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New WIPO Treaty integrates patents with sustainability, poses challenges

After nearly a quarter-century of discussions, the World Intellectual Property Organization (WIPO) approved on May 24, 2024, a significant IP treaty: the WIPO Treaty on Intellectual Property, Genetic Resources, and Associated Traditional Knowledge.

Upon ratification by 15 contracting parties, the Treaty will establish a mandatory requirement on patent applicants to disclose the country of origin or source of genetic resources (“GRs”) and/or the indigenous peoples or local communities involved in providing traditional knowledge associated (“ATK”) with an invention. The Treaty aims to ensure proper acknowledgment of the origins of these resources and compliance with Access and Benefit-Sharing (“ABS”), aligning with the principles outlined in the Convention on Biological Diversity (“CBD”) of 1992 and the Nagoya Protocol.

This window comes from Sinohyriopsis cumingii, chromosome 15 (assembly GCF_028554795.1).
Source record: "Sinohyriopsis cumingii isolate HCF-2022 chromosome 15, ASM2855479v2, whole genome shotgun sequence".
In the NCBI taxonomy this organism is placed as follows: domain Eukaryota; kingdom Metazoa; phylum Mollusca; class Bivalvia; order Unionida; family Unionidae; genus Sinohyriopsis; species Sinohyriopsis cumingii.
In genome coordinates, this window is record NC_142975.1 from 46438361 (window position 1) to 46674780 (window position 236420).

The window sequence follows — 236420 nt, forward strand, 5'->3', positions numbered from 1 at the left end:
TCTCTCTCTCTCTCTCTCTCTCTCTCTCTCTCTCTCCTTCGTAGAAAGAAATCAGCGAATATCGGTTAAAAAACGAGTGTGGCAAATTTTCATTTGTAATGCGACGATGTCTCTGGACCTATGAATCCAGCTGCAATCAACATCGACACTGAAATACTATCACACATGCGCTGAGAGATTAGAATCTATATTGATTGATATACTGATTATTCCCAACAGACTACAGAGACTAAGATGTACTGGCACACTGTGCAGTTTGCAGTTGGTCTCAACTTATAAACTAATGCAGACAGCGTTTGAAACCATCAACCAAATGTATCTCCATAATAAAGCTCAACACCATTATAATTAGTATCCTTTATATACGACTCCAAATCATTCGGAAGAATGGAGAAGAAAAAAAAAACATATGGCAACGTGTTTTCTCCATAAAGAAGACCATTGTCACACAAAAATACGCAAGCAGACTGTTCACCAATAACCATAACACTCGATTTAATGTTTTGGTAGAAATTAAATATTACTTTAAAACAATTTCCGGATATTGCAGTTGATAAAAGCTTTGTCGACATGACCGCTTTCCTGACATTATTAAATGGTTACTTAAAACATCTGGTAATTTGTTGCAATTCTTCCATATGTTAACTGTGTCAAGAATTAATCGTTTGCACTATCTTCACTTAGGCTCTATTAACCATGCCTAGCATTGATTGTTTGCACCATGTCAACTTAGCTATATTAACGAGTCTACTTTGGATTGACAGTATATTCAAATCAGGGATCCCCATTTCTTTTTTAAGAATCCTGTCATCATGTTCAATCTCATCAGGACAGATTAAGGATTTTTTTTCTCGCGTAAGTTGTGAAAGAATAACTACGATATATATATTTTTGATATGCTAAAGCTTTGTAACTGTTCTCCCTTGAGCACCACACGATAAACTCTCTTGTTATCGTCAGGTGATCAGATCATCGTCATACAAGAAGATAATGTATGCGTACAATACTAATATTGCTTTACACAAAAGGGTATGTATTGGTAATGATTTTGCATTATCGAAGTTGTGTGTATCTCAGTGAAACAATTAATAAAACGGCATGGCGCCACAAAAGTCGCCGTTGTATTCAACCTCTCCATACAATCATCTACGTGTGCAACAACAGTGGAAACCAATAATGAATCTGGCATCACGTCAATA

As the inaugural WIPO treaty to tackle the complex intersection of intellectual property and sustainability, namely GRs, and ATK, it has been hailed as a “historic breakthrough.” For skeptics who thought IP multilateralism was a relic of the past, this new instrument proves otherwise. Yet, the treaty falls short of satisfying patent owners, who must be especially vigilant regarding this new disclosure requirement when applying for and enforcing their patents.

This article provides an analysis of the new treaty, shedding light on the nature, scope, and implications of the recently introduced disclosure requirement.


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